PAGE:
Archival Spaces 321
In Memoriam: Erik Daarstad
Uploaded 12 May 2023
I first met the cinematographer, Erik Daarstad, when my daughter Gianna Mei Li was a member of the Los Angeles Children’s Chorus. It was the Summer of 2008 and she was joining the chorus on their tour of mainland China, an event documented in Freida Lee Mock’s Sing, China! (2009). Freida and Erik arrived early in the morning to film us driving to LAX, where they joined the chorus to catch the plane to Hong Kong. We saw Erik again at work, when four weeks later we joined the Chorus for their final concert in Hong Kong after they had given concerts in numerous cities in China. We then traveled to Shanghai for an extended trip of our own through China that included a visit to my daughter’s former orphanage in Tongling, about 150 miles west on the Yangtze River. At the time we had no idea that Gianna, who was extensively interviewed during the tour along with several other kids, would become central to the film’s narrative, given her unique story as a Chinese-American adoptee, returning to China for the first time.
However, I already was familiar with Erik Daarstad’s cinematography because The Exiles (1961), which was restored at UCLA Film & Television Archive by Ross Lippman at the moment I became the Archive’s Director, premiered at the Berlinale in February 2008; it was released by Milestone in Summer 2008. That previously forgotten docu-fiction feature by Kent McKenzie visualized Native Americans living in the Bunker Hill area of Los Angeles and has since been recognized as an initiator of American neo-realist cinema. It was only Erik’s second film. Essentially plotless, the film and Daarstad’s camera observe the often sad, sometimes directionless, occasionally desperate fates of young Native Americans uprooted from their homes and traditions in the Southwest, left at sea in a hostile and alien urban environment. Furthermore, Daarstad’s camera documents the Bunker Hill of dilapidated mansions and tenements that have long ago been urban renewed out of existence in favor of impersonal office buildings. Even the bar where the men congregated on South Main Street finally closed during the pandemic.
Erik was born on June 27, 1935, in a small mining town in the mountains of southern Norway. As a five-year-old, Erik experienced the occupation of the country by the Nazis, his father dying in a Nazi bombing raid. According to an obituary in the Bonner Country Bee, the paper of record in Sandpoint, Idaho, where Erik had lived since 1976 with an eleven-year interlude in Seattle (1986-1997), Erik discovered movies as a 6-7-year-old in the local community hall. Taking an interest in photography in high school, Daarstad moved to Los Angele in 1953 to enroll at the University of Southern California’s film school. His first credit as cinematographer was on Hell Squad (1958), an independently produced World War II yarn, directed by Burt Topper and distributed by AIP; cinematographer John Morrill worked on the film, too, and was also credited on The Exiles, serving as a consultant on the UCLA restoration, before passing away in 2015. After The Exiles, Daarstad found work in documentaries and television movies, working with Mel Stuart, William Friedkin, and a couple of times with Kent McKenzie.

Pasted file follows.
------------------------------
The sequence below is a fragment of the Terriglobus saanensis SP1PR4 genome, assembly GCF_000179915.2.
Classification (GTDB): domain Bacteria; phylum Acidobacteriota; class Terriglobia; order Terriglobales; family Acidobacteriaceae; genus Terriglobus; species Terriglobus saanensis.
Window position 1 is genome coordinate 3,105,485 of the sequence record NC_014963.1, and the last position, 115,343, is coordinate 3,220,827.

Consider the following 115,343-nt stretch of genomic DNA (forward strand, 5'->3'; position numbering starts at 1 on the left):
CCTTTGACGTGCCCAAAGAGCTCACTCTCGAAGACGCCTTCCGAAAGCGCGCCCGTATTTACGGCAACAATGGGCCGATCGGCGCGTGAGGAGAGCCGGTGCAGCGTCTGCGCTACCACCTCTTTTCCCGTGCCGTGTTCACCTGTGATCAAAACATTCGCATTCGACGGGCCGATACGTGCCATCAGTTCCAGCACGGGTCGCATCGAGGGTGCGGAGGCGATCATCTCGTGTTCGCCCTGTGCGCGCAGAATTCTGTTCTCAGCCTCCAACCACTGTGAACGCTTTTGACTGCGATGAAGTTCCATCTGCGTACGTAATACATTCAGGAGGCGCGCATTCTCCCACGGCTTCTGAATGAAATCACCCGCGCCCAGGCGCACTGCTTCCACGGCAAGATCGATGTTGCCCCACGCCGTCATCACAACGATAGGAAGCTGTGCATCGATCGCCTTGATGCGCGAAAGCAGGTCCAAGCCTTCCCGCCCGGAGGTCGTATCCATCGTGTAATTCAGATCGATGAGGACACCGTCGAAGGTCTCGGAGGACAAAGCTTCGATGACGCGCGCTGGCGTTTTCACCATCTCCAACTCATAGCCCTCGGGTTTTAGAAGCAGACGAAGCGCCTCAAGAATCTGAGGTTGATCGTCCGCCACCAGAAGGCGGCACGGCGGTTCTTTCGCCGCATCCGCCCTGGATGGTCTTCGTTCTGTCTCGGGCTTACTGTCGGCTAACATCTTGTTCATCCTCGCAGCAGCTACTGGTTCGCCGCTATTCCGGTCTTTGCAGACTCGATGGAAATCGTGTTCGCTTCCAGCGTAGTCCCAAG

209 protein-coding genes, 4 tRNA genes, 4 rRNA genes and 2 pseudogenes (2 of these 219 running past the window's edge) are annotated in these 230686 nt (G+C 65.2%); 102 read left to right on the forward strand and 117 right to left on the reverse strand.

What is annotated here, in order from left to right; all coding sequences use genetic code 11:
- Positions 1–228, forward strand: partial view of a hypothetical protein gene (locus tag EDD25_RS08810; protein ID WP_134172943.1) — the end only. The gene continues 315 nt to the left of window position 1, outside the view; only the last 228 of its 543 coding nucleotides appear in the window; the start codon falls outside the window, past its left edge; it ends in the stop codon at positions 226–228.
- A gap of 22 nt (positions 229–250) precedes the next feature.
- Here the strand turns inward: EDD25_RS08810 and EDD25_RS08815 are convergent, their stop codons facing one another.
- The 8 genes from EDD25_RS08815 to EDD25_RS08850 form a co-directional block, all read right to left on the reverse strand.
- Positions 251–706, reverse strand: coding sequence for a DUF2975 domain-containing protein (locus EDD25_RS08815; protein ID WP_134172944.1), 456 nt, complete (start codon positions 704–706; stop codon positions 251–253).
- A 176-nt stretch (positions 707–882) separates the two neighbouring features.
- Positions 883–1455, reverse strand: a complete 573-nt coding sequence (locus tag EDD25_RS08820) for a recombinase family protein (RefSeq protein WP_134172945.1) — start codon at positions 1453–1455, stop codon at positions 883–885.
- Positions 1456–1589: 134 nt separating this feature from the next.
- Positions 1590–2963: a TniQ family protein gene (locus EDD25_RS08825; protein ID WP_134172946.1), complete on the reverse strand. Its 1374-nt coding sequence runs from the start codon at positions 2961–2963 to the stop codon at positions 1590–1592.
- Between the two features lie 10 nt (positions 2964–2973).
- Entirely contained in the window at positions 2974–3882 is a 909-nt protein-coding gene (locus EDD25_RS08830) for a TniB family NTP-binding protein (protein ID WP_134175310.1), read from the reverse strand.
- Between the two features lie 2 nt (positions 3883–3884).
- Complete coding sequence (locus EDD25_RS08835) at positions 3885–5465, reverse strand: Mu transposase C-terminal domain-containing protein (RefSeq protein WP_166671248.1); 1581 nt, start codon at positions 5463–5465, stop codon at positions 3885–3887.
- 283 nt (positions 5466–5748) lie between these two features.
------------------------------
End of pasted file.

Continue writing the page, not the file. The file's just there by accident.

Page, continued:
In 1969 he won an Academy Award with Saul Bass for Best Documentary Short for Why Man Creates (1968). An essay film on the nature of creativity that never answers its central question, the film was a collage of both staged and documentary sequences that are both playful and serious, encouraging audiences to think rather than consume. Why Man Creates was subsequently screened in elementary and high schools throughout the 1970s and 1980s. Many adults who were schoolchildren during this time have extremely fond memories of Bass’s film. Erik would later also shoot Bass on Titles (1978).
In the 1970s and 80s, Daarstad worked mainly in television, including Richard Schickel’s The Men Who Made Movies (1973) and National Geographic Specials (1970-1991). Erik shot his first film for Terry Sanders in 1973, Four Stones for Kanemitsu, becoming close friends with Terry and his wife, Freida Lee Mock. Erik would end his career in the 2010s, shooting two more films for Terry, and four for Freida Mock. Freida sent me this note about Erik: “Erik had a poet’s heart and eye, able to capture the beauty and humanity of the character and stories he filmed as a gifted legendary cinematographer. We are lucky that Erik chose to stay in America after leaving Norway as an 18-year-old to study film at USC. The Daarstad touch was distinct with his steady hand-held camera work that conveyed unforgettable images of choristers singing at the Great Wall (the SING! Films), of the charismatic Fr. Greg Boyle’s embrace of homies and society’s marginalized (G-DOG) and the quiet bravery of Anita Hill – 100s of films about the famous and unknown that are his legacy. I always felt Erik had a third eye for he saw everything and expressed the essence of life in his beautiful work. But he is most remembered as one of those kind, thoughtful, great humans who one is lucky to call a friend and colleague.”
Erik Daarstad died on 13 March 2023 in Sandpoint, Idaho.
3 thoughts on “321: Erik Daarstad”
You can also read Erik’s autobiography, Through the Lens of History: The Life Journey of a Cinematographer
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wieder ein toller Beitrag, in dem sich Zeitgeschichte und Deine persönliche Geschichte zeigen, und sogar nun mit Filmgeschichte verwickelt. Jetzt möchte an natürlich SING! mal sehen – ist der Film irgendwo online?
Herzliche Grüße aus Berlin
Martin Koerber Hauptstr. 4K 10317 Berlin Telefon: 030 – 681 13 97 Mobil: 0179 – 764 63 81 Email: email@example.com
Sorry, that’s for The Exiles. Sing China! is available on DVD and only on streaming educationally. Chris might have other ideas on it.